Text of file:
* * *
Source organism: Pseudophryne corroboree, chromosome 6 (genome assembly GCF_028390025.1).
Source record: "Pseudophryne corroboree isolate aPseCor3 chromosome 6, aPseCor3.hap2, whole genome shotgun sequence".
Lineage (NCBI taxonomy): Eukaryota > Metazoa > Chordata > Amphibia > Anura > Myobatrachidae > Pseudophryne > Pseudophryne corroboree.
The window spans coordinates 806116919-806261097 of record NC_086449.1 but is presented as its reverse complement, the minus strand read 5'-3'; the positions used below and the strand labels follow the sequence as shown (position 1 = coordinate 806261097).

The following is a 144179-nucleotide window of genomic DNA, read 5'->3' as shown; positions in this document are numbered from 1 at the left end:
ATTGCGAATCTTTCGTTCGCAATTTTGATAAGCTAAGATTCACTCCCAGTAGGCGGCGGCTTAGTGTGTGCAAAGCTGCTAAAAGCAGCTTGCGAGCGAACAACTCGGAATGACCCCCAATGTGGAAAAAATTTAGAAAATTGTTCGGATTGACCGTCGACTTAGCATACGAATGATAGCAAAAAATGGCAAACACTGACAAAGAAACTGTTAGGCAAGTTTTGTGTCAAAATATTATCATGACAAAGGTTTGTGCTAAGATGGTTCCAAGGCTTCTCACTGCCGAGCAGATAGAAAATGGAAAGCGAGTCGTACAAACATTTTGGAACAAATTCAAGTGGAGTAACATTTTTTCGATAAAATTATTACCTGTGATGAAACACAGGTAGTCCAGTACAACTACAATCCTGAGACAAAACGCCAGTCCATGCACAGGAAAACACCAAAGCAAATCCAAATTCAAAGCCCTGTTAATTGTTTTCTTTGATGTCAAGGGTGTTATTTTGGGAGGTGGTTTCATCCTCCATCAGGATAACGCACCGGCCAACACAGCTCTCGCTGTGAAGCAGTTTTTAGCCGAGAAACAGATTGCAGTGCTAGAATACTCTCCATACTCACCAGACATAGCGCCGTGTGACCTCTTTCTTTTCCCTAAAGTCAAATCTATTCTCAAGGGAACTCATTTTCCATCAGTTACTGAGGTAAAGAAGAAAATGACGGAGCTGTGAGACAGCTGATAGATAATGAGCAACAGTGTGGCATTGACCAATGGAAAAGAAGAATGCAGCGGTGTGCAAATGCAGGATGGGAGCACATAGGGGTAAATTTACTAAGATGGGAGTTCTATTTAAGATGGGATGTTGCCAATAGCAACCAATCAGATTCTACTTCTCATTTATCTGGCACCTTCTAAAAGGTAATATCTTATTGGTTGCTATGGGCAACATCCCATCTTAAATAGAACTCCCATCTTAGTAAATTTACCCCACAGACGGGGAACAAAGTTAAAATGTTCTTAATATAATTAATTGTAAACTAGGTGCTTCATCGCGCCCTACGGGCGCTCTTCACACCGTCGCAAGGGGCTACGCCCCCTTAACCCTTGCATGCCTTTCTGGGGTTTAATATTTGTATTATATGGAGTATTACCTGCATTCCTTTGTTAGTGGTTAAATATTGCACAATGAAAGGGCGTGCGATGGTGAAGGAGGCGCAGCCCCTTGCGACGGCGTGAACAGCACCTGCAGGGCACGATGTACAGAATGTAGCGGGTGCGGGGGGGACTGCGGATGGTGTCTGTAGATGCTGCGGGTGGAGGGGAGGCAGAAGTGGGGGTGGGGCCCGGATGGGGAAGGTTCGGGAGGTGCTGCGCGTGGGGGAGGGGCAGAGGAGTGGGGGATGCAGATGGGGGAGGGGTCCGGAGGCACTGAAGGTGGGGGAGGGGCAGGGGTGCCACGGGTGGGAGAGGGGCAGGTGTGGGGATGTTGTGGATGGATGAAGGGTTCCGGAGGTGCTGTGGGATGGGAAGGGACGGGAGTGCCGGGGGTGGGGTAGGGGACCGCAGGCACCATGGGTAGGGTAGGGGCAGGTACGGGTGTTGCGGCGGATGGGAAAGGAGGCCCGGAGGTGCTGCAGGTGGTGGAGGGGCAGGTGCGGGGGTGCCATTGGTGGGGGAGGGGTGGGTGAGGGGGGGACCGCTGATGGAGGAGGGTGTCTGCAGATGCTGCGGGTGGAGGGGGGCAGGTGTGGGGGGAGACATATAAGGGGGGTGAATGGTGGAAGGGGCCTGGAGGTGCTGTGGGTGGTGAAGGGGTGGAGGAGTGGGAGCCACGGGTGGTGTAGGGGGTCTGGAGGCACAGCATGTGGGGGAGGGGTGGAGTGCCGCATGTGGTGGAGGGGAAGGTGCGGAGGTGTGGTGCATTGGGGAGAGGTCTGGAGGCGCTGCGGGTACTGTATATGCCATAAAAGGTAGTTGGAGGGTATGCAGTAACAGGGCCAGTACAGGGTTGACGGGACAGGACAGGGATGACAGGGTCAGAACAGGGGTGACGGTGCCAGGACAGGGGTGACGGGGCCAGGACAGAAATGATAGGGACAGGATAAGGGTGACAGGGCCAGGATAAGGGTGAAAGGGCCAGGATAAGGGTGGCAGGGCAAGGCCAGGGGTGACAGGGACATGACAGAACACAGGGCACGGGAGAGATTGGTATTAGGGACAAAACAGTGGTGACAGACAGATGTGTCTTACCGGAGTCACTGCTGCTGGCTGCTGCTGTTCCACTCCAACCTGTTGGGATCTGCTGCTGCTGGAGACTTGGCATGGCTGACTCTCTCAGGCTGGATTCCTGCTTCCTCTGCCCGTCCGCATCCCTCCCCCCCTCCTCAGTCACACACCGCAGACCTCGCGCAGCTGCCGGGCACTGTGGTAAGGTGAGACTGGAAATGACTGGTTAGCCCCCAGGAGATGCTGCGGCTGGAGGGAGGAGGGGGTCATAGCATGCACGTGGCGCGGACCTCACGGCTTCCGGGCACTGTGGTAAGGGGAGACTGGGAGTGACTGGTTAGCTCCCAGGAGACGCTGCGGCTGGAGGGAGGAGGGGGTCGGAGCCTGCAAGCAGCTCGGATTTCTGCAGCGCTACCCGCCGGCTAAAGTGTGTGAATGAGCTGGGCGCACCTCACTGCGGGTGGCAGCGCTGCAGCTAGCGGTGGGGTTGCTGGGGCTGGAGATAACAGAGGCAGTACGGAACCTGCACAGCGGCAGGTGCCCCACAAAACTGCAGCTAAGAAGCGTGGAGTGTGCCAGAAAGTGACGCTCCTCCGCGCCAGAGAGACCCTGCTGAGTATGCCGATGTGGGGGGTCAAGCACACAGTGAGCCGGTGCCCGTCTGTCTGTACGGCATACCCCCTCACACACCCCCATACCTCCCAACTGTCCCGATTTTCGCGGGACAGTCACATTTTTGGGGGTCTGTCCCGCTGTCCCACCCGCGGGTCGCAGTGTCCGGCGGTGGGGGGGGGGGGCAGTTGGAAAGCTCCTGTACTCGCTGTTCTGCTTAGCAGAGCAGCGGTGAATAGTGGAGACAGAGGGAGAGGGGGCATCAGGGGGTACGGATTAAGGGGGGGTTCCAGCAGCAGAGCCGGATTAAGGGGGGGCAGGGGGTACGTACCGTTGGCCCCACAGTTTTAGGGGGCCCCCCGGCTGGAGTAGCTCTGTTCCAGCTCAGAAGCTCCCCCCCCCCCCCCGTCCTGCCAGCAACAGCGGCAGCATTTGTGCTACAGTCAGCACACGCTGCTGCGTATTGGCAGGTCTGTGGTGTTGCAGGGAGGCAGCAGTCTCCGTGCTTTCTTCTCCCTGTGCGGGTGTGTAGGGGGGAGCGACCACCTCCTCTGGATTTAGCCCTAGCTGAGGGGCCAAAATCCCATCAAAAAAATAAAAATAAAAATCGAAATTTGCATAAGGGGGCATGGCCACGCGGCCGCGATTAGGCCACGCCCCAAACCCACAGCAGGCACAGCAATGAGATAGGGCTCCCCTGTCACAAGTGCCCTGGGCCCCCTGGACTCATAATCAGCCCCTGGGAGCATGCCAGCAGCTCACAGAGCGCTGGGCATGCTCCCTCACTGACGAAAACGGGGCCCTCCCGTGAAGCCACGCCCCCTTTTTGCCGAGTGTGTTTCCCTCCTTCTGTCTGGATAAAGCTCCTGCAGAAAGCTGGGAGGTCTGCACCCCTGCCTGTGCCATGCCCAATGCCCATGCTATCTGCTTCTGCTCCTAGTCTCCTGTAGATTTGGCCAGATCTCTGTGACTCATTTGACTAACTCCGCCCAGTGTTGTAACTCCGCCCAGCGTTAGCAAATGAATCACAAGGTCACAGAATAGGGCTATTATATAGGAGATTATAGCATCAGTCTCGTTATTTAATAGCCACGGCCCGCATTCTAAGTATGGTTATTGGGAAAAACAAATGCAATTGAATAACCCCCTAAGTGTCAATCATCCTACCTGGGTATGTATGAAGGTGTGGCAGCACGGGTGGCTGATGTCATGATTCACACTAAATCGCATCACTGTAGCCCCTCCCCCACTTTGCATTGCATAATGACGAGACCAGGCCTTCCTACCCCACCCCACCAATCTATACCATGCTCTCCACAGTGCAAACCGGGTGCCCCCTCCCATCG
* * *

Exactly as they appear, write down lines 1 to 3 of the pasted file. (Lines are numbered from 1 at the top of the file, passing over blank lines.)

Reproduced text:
Source organism: Pseudophryne corroboree, chromosome 6 (genome assembly GCF_028390025.1).
Source record: "Pseudophryne corroboree isolate aPseCor3 chromosome 6, aPseCor3.hap2, whole genome shotgun sequence".
Lineage (NCBI taxonomy): Eukaryota > Metazoa > Chordata > Amphibia > Anura > Myobatrachidae > Pseudophryne > Pseudophryne corroboree.